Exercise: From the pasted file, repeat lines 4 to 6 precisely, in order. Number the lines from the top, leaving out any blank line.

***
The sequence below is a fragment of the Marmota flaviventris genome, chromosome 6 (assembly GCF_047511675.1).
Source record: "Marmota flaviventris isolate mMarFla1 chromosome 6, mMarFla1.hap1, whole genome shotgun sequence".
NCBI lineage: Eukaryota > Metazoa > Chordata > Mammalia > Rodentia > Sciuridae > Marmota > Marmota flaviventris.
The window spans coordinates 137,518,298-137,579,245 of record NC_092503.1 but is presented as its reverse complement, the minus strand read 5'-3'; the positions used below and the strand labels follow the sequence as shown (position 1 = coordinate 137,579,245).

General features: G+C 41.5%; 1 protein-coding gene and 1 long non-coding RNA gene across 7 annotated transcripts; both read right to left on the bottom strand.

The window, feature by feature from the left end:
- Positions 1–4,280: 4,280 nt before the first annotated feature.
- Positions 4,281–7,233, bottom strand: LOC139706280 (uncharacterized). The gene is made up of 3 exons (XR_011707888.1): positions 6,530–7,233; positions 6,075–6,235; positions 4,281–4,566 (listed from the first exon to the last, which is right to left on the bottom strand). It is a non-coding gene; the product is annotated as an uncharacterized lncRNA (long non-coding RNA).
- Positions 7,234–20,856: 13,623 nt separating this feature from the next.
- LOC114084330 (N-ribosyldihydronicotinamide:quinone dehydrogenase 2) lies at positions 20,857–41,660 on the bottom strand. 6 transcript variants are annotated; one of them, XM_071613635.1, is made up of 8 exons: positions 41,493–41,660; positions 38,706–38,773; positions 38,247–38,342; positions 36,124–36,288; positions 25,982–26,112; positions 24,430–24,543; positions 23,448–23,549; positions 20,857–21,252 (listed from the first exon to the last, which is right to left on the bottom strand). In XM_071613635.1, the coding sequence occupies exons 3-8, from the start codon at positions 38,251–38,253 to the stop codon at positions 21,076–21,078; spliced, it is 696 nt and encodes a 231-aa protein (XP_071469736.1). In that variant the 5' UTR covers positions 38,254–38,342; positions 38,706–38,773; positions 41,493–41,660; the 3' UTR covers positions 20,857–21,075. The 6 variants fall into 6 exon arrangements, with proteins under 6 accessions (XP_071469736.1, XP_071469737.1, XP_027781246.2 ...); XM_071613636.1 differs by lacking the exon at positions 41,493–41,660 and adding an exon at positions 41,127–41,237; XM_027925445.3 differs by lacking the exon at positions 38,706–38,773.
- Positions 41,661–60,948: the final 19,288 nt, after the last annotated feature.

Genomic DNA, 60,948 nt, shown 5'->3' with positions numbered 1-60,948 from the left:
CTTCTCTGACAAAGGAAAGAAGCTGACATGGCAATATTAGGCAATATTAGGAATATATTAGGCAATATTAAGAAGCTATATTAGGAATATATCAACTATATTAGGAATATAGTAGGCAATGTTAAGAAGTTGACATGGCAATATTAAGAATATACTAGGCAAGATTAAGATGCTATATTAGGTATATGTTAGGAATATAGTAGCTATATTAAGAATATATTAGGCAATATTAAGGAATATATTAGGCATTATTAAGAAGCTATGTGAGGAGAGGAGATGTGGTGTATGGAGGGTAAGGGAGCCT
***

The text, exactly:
The window spans coordinates 137,518,298-137,579,245 of record NC_092503.1 but is presented as its reverse complement, the minus strand read 5'-3'; the positions used below and the strand labels follow the sequence as shown (position 1 = coordinate 137,579,245).

General features: G+C 41.5%; 1 protein-coding gene and 1 long non-coding RNA gene across 7 annotated transcripts; both read right to left on the bottom strand.

The window, feature by feature from the left end: